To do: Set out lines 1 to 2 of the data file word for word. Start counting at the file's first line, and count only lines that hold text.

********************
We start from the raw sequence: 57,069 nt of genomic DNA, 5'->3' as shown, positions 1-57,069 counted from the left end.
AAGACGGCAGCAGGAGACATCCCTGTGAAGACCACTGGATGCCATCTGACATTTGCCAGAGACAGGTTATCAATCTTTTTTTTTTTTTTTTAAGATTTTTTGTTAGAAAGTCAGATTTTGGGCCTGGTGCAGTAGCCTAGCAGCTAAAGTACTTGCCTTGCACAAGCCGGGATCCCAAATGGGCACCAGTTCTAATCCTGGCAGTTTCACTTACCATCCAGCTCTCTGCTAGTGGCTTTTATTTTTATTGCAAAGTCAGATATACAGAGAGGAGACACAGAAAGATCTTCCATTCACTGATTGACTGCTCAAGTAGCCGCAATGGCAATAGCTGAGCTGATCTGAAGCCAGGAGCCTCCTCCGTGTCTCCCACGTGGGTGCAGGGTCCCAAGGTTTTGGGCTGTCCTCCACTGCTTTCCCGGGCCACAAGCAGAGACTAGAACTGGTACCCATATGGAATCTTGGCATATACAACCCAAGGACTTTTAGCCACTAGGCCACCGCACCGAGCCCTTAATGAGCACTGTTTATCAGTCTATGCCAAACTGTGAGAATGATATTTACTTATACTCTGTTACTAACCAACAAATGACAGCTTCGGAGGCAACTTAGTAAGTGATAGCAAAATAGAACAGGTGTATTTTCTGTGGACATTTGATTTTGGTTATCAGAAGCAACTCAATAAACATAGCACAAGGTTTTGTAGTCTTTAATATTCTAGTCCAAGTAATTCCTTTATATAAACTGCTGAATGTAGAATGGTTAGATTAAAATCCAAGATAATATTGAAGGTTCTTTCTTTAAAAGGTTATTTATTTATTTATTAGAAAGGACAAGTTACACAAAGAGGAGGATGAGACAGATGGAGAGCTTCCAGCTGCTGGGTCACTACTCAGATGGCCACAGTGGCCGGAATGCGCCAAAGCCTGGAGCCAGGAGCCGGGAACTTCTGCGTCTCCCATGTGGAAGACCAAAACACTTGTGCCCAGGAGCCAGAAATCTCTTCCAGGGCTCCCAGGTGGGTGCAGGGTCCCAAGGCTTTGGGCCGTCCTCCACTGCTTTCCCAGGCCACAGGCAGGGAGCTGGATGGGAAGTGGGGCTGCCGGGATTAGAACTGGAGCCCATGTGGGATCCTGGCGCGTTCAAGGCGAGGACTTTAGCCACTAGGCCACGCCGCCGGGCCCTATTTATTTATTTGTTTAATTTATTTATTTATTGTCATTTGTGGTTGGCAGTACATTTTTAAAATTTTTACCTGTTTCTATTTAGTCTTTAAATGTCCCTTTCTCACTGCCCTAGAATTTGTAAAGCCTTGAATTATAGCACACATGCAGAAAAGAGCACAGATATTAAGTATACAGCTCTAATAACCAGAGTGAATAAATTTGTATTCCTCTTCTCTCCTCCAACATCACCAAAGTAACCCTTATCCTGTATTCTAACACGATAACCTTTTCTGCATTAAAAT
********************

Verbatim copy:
We start from the raw sequence: 57,069 nt of genomic DNA, 5'->3' as shown, positions 1-57,069 counted from the left end.
AAGACGGCAGCAGGAGACATCCCTGTGAAGACCACTGGATGCCATCTGACATTTGCCAGAGACAGGTTATCAATCTTTTTTTTTTTTTTTTAAGATTTTTTGTTAGAAAGTCAGATTTTGGGCCTGGTGCAGTAGCCTAGCAGCTAAAGTACTTGCCTTGCACAAGCCGGGATCCCAAATGGGCACCAGTTCTAATCCTGGCAGTTTCACTTACCATCCAGCTCTCTGCTAGTGGCTTTTATTTTTATTGCAAAGTCAGATATACAGAGAGGAGACACAGAAAGATCTTCCATTCACTGATTGACTGCTCAAGTAGCCGCAATGGCAATAGCTGAGCTGATCTGAAGCCAGGAGCCTCCTCCGTGTCTCCCACGTGGGTGCAGGGTCCCAAGGTTTTGGGCTGTCCTCCACTGCTTTCCCGGGCCACAAGCAGAGACTAGAACTGGTACCCATATGGAATCTTGGCATATACAACCCAAGGACTTTTAGCCACTAGGCCACCGCACCGAGCCCTTAATGAGCACTGTTTATCAGTCTATGCCAAACTGTGAGAATGATATTTACTTATACTCTGTTACTAACCAACAAATGACAGCTTCGGAGGCAACTTAGTAAGTGATAGCAAAATAGAACAGGTGTATTTTCTGTGGACATTTGATTTTGGTTATCAGAAGCAACTCAATAAACATAGCACAAGGTTTTGTAGTCTTTAATATTCTAGTCCAAGTAATTCCTTTATATAAACTGCTGAATGTAGAATGGTTAGATTAAAATCCAAGATAATATTGAAGGTTCTTTCTTTAAAAGGTTATTTATTTATTTATTAGAAAGGACAAGTTACACAAAGAGGAGGATGAGACAGATGGAGAGCTTCCAGCTGCTGGGTCACTACTCAGATGGCCACAGTGGCCGGAATGCGCCAAAGCCTGGAGCCAGGAGCCGGGAACTTCTGCGTCTCCCATGTGGAAGACCAAAACACTTGTGCCCAGGAGCCAGAAATCTCTTCCAGGGCTCCCAGGTGGGTGCAGGGTCCCAAGGCTTTGGGCCGTCCTCCACTGCTTTCCCAGGCCACAGGCAGGGAGCTGGATGGGAAGTGGGGCTGCCGGGATTAGAACTGGAGCCCATGTGGGATCCTGGCGCGTTCAAGGCGAGGACTTTAGCCACTAGGCCACGCCGCCGGGCCCTATTTATTTATTTGTTTAATTTATTTATTTATTGTCATTTGTGGTTGGCAGTACATTTTTAAAATTTTTACCTGTTTCTATTTAGTCTTTAAATGTCCCTTTCTCACTGCCCTAGAATTTGTAAAGCCTTGAATTATAGCACACATGCAGAAAAGAGCACAGATATTAAGTATACAGCTCTAATAACCAGAGTGAATAAATTTGTATTCCTCTTCTCTCCTCCAACATCACCAAAGTAACCCTTATCCTGTATTCTAACACGATAACCTTTTCTGCATTAAAAT